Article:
Aired: September 26, 2015

Ferdinand the Cultural Icon

Image via flickr user Lotus Carroll

  • Traces in the Margins (14 min.)

    With: Andy Stauffer (University of Virginia)

    We delve into the stories hidden in the margins of an endangered species:  library books.  A crowd-sourced project Book Traces is documenting the marginalia and inserts of nineteenth- and early twentieth-century books.

    Segment:
  • Ferdinand the Cultural Icon (14 min.)

    With: Sharon McQueen (Old Dominion University)

    The children’s book The Story of Ferdinand was instantly controversial upon publication in 1936.  We hear stories about how Hitler, Gandhi and even Ernest Hemingway responded to the book’s pacifist message.

    Segment:
  • A Burnable Book (10 min.)

    With: Bruce Holsinger (University of Virginia)

    Murder, mystery, and poetry come together in the novel A Burnable Book – set in Chaucer’s London.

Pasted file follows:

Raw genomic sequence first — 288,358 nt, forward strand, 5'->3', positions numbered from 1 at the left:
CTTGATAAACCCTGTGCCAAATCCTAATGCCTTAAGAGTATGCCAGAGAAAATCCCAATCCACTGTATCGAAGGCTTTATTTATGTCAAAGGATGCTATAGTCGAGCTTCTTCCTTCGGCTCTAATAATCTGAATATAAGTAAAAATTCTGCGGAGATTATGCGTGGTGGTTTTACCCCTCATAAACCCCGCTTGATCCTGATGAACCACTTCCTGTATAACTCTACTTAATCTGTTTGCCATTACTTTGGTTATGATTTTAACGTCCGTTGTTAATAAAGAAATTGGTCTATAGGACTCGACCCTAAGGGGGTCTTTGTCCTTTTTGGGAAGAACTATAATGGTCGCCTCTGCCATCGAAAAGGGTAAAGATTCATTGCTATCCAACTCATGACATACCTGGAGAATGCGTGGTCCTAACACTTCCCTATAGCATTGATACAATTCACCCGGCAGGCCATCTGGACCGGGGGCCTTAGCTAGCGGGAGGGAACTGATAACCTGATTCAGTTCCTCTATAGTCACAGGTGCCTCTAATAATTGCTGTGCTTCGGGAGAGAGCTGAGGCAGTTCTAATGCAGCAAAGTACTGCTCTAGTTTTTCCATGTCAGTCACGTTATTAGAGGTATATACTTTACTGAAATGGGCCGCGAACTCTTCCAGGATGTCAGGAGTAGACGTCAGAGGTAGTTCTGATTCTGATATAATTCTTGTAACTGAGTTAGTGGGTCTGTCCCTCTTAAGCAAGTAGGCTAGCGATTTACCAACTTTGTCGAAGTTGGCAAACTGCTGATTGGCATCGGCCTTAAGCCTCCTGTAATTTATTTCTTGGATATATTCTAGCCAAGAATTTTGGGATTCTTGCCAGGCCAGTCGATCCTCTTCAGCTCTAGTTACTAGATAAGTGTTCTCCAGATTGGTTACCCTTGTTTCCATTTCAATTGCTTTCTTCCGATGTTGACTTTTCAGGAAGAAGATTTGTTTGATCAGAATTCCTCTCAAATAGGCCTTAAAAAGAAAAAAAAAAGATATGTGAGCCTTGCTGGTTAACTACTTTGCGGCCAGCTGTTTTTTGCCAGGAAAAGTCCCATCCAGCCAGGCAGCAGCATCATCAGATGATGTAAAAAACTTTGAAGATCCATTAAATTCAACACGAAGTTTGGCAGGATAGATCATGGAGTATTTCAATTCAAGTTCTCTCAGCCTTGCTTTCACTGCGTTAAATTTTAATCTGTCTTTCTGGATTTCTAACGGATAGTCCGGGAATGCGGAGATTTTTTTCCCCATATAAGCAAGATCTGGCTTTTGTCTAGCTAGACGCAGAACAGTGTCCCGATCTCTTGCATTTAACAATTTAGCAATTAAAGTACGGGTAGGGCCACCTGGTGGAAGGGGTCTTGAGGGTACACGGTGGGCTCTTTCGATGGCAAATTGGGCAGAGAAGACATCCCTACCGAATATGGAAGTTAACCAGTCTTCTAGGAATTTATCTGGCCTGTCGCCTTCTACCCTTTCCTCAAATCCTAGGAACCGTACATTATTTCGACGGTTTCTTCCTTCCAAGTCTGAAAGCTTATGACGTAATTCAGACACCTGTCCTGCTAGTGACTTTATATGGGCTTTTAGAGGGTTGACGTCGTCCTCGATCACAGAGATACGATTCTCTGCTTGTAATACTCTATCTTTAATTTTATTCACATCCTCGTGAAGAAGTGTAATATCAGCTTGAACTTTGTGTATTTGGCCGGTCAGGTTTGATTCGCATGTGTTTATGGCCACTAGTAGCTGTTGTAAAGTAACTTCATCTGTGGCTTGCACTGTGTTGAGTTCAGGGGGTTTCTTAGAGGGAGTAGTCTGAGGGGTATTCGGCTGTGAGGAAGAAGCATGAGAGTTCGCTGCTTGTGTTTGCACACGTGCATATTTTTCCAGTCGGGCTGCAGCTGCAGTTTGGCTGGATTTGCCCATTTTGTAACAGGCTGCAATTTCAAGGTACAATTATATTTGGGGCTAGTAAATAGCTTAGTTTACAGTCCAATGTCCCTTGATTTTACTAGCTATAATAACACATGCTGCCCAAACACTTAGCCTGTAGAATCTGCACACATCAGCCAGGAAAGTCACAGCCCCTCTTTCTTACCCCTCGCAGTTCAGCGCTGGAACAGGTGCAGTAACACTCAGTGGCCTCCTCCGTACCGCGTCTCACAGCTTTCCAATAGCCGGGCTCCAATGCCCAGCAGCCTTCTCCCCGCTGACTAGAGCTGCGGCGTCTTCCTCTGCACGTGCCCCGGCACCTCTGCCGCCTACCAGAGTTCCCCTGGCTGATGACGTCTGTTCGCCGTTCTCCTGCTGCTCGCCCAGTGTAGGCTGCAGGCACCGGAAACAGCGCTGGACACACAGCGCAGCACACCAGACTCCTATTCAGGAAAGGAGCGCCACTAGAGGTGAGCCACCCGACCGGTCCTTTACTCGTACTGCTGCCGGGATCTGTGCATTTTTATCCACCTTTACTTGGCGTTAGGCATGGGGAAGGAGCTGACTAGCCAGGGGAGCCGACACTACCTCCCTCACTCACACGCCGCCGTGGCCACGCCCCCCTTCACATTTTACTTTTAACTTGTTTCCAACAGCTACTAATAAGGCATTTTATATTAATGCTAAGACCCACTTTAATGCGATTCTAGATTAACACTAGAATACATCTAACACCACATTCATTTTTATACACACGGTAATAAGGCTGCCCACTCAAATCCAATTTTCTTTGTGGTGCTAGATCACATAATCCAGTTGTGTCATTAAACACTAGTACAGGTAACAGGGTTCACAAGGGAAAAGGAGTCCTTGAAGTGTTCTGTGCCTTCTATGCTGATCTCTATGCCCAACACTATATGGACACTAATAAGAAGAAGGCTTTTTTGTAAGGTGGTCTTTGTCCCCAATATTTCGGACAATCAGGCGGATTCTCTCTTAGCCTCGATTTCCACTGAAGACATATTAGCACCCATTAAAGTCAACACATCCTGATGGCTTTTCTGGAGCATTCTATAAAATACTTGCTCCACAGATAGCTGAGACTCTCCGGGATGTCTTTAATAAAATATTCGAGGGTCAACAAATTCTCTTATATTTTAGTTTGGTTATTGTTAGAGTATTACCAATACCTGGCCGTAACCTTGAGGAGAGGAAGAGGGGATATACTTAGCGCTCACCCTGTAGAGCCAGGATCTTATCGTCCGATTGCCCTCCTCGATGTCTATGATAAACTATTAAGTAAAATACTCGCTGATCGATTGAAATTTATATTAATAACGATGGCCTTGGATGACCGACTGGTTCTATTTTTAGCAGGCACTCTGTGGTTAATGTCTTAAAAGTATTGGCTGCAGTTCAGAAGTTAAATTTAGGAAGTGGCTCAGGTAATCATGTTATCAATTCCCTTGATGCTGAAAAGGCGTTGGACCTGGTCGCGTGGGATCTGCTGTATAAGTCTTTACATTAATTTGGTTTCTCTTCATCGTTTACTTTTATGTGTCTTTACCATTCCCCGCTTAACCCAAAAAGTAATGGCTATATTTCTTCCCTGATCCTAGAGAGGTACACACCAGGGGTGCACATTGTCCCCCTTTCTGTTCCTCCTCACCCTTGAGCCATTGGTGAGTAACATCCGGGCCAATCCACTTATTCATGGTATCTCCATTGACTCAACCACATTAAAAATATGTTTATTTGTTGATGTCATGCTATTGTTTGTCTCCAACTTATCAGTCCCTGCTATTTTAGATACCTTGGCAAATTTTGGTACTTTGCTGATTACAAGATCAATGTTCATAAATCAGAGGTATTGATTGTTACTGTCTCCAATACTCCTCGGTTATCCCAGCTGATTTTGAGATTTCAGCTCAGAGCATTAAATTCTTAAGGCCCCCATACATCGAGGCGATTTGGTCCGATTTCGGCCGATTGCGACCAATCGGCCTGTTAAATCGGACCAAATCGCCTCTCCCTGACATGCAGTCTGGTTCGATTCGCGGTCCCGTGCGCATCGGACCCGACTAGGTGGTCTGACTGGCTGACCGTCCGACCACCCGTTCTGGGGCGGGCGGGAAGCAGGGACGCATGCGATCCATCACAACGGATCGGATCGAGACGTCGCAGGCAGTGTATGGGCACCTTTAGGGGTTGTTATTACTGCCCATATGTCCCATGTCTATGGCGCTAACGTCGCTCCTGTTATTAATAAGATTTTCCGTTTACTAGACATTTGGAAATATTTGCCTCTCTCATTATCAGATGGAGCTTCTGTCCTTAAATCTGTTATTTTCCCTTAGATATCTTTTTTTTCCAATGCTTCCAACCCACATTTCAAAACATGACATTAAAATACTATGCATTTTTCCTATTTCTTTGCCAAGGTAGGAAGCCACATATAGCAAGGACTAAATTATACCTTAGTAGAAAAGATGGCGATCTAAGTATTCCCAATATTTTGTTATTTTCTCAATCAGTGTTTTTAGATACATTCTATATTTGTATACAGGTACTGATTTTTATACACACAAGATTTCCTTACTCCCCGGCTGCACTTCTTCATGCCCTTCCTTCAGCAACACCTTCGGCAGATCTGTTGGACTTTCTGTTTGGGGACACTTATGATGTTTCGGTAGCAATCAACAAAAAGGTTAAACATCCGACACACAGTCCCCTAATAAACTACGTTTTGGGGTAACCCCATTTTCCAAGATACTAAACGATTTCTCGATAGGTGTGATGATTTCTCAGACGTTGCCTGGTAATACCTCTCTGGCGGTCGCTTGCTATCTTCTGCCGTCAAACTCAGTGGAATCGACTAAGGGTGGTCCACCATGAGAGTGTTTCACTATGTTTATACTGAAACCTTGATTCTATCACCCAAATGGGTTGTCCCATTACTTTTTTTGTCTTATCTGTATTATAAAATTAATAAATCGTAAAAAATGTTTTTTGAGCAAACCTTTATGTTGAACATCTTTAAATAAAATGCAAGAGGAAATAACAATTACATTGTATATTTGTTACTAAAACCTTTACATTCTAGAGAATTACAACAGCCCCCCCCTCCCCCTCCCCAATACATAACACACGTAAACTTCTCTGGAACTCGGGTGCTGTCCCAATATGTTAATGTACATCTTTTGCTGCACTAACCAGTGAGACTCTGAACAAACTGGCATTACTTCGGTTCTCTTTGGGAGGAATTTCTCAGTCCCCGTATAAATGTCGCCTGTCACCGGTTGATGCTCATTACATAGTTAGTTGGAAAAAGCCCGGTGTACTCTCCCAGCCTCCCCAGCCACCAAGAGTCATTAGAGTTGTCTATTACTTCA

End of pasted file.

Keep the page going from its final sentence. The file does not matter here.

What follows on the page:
Segment:
  • Truth in the Fiction (10 min.)

    With: Faulkner Fox (Virginia Foundation for the Humanities)

    A new novel explores the complexity of race relations for southerners in the 1980s.

    Segment:
  • Full Speed Ahead (3 min.)

    With: Michael O'Donnell (University of Virginia's College at Wise)

    This professor has been teaching for nearly five decades and has no plans for slowing down.

    Segment:
  • Book Traces

    Once havens for the printed word, libraries across the country are increasingly embracing the digital. As more and more titles become available online, libraries are turning to shared digital collections–rather than physical collections–as a way to save money. Allison Quantz reports on one Virginia professor who’s making a case for preserving the stacks and the pages they hold.

  • newmarginalia

    Finding Marginalia

    Visit this link to learn more about Book Traces, a crowd-sourced web project where people to go into local libraries and take pictures of the hand-written notes they find in the margins of old books.

Discussion

2 Comments on “Ferdinand the Cultural Icon”

  1. Karen

    Can you tell me more about the book mentioned; The Legend of Mary Fitzhugh? I can’t find it on Google or Amazon and the author’s name isn’t mentioned on your website.

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